Established almost a century ago, Farmers and Merchants Bank branches have steadily expanded across Southern California. Because the bank branches are currently being remodeled and upgraded, it was decided that the decades-old Farmers and Merchants Bank in Long Beach, CA, was to be torn down and replaced with a brand new building. In planning the new 10,000-square-foot bank, the designers of the Fernald Design Group -- also in Long Beach -- wanted to address the conservative nature of the bank, while also giving it a modern flair.

"This was the first new building for the bank in 30 years," said Leslie Gentile, partner at Fernald Design Group. "The client required a building that would remain strong in appearance for many years."

The designers chose Chocolate sandstone from India, and French Azul Casis limestone -- both supplied by Tri-Stone Co. of Los Angeles, CA -- in a total of 6,000 square feet to clad portions of the building. The Chocolate sandstone was used on the exterior, cleft-finished with a band of honed. Flamed Azul Casis limestone was used to complement the sandstone, for the exterior main entries.

Both stones were also brought into the interior of the building. The sandstone was used for the inside of the conference room, with a flamed finish. Azul Casis limestone was extended from the exterior to the Banking Hall floors, but honed rather than flamed.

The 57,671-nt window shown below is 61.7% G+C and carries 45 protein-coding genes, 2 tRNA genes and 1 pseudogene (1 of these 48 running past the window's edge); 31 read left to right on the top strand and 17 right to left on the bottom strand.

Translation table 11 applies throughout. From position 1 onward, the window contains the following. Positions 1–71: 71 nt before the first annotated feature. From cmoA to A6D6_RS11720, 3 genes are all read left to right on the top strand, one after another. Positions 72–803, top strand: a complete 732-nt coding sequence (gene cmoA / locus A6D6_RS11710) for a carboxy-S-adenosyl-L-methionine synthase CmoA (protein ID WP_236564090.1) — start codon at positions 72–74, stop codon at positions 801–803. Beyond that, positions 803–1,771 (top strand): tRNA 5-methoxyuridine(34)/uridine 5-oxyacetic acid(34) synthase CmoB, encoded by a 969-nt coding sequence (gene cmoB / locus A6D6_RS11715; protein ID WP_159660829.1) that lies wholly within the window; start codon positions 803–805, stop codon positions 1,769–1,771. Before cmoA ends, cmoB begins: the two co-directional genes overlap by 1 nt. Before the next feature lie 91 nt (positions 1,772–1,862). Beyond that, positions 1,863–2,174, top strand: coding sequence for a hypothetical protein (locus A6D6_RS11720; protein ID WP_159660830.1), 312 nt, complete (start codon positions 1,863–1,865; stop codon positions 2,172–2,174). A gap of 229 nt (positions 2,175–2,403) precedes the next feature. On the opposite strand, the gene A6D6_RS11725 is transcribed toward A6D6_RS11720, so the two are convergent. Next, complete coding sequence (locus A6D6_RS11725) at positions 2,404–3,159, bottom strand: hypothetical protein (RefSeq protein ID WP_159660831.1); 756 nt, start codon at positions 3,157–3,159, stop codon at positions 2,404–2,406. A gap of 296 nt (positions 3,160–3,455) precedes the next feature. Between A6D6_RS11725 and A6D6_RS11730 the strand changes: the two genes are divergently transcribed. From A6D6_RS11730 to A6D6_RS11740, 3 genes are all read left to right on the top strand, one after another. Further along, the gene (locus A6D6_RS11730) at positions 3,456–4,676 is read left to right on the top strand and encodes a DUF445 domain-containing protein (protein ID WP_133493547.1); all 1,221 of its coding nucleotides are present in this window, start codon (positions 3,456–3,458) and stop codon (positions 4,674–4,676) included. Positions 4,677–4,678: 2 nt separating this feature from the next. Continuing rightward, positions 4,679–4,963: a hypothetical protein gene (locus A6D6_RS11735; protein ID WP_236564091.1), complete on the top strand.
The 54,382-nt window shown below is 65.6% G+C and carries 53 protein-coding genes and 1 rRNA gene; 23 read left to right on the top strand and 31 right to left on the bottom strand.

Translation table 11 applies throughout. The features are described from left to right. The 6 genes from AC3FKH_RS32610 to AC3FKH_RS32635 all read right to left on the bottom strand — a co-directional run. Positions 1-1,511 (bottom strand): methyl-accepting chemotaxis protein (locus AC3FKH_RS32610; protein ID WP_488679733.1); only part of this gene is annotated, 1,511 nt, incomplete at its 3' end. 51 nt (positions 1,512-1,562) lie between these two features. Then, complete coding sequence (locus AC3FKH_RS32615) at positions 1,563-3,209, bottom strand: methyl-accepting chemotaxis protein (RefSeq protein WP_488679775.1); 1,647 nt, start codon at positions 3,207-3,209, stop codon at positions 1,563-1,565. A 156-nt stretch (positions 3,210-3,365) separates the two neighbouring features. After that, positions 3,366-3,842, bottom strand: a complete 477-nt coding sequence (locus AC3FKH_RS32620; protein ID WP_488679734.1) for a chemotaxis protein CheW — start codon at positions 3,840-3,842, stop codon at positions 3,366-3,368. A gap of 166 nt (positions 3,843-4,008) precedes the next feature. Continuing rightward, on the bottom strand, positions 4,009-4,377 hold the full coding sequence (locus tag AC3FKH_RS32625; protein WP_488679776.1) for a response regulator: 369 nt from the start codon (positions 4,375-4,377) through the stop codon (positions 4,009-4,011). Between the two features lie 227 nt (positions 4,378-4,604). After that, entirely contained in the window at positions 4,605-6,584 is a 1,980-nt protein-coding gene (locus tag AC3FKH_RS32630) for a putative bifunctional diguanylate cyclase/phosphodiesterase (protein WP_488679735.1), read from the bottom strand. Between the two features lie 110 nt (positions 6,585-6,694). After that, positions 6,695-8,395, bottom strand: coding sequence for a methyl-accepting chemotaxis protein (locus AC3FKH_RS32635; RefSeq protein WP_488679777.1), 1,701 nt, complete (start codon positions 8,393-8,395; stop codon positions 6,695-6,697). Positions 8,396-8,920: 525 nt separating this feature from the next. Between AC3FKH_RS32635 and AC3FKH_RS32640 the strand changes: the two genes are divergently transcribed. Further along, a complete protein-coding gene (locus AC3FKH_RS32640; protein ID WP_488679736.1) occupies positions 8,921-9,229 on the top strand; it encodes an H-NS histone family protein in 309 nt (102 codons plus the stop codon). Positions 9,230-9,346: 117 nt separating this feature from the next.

"Their 100-year-old landmark building in downtown Long Beach has limestone floors; the Azul Casis provided a modern edge to this timeless material," said Gentile. "This building lies on the edge of a redevelopment area, where darker flagstones were used. The city requested that we address the colors. Our project did not warrant the use of 'cultured stone,' and found that the Chocolate sandstone provided variation and uniqueness to the building."

Additionally, Black Molgano granite, also from Tri-Stone Co., was used for the interior teller counters.

Construction was done in three phases, due to existing buildings on the site. Bremco Construction, Inc. of Long Beach, CA, installed the stone.

"The walls were mechanically fastened, using an epoxy and wire on the stone, wrapped onto the framing," said Chris Letterman of Bremco Construction. "Then a cement/sand mixture was used for a secondary holding with the wires. The floors were all thin-set."

A challenge was met while the four workers who installed the project put up the exterior stone. "Originally, the stone was to be dimensional stone, with full corners, sills and cap," said Gentile. "Due to budget constraints, we had to use more of a thin-set approach, although stone is also mechanically fastened. Obtaining the monolithic appearance was essential and was achieved by using a mitered corner, which the installers found difficult, with the varied thickness of the cleft stone. The installers modified [the stone] on site for the conditions."

The installers modified the stonework by using the wire method with the sand/cement. "We had to use a method that the structural engineer approved [for detailing the stone]," explained Letterman. "This one worked."

After a 10-week stone installation, the bank opened in December 2002. "The Bank and its customers are very proud of the results," said Gentile. "Although the building stylistically might not be to everyone's own personal taste, the materials used and the uniqueness of the building have been much appreciated by the community."